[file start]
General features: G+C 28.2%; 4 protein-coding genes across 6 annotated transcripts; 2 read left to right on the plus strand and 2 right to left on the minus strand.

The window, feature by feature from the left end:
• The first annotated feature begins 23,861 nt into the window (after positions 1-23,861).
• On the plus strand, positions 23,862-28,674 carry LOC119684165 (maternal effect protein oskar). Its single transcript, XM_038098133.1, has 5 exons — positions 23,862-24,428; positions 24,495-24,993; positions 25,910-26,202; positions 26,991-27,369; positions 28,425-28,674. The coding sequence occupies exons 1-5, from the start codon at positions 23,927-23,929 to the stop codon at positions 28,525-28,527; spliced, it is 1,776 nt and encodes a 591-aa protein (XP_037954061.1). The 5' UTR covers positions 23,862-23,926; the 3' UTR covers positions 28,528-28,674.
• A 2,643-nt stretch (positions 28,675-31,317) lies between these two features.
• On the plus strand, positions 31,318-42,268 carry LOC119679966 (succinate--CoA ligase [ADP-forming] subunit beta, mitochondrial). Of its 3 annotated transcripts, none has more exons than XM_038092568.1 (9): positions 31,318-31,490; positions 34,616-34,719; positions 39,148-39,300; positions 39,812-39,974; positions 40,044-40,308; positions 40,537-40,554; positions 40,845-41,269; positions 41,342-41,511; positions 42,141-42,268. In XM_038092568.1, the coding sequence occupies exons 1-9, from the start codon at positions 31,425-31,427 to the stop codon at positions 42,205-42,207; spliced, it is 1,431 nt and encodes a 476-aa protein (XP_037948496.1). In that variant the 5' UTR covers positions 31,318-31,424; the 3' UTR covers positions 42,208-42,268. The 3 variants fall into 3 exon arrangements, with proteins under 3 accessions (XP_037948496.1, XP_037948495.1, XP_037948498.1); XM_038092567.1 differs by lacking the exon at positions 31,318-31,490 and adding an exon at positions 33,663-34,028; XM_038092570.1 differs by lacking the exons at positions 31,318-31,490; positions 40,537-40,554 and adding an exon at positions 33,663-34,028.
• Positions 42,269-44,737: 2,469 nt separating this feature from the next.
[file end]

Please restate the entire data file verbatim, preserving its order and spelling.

General features: G+C 28.2%; 4 protein-coding genes across 6 annotated transcripts; 2 read left to right on the plus strand and 2 right to left on the minus strand.

The window, feature by feature from the left end:
• The first annotated feature begins 23,861 nt into the window (after positions 1-23,861).
• On the plus strand, positions 23,862-28,674 carry LOC119684165 (maternal effect protein oskar). Its single transcript, XM_038098133.1, has 5 exons — positions 23,862-24,428; positions 24,495-24,993; positions 25,910-26,202; positions 26,991-27,369; positions 28,425-28,674. The coding sequence occupies exons 1-5, from the start codon at positions 23,927-23,929 to the stop codon at positions 28,525-28,527; spliced, it is 1,776 nt and encodes a 591-aa protein (XP_037954061.1). The 5' UTR covers positions 23,862-23,926; the 3' UTR covers positions 28,528-28,674.
• A 2,643-nt stretch (positions 28,675-31,317) lies between these two features.
• On the plus strand, positions 31,318-42,268 carry LOC119679966 (succinate--CoA ligase [ADP-forming] subunit beta, mitochondrial). Of its 3 annotated transcripts, none has more exons than XM_038092568.1 (9): positions 31,318-31,490; positions 34,616-34,719; positions 39,148-39,300; positions 39,812-39,974; positions 40,044-40,308; positions 40,537-40,554; positions 40,845-41,269; positions 41,342-41,511; positions 42,141-42,268. In XM_038092568.1, the coding sequence occupies exons 1-9, from the start codon at positions 31,425-31,427 to the stop codon at positions 42,205-42,207; spliced, it is 1,431 nt and encodes a 476-aa protein (XP_037948496.1). In that variant the 5' UTR covers positions 31,318-31,424; the 3' UTR covers positions 42,208-42,268. The 3 variants fall into 3 exon arrangements, with proteins under 3 accessions (XP_037948496.1, XP_037948495.1, XP_037948498.1); XM_038092567.1 differs by lacking the exon at positions 31,318-31,490 and adding an exon at positions 33,663-34,028; XM_038092570.1 differs by lacking the exons at positions 31,318-31,490; positions 40,537-40,554 and adding an exon at positions 33,663-34,028.
• Positions 42,269-44,737: 2,469 nt separating this feature from the next.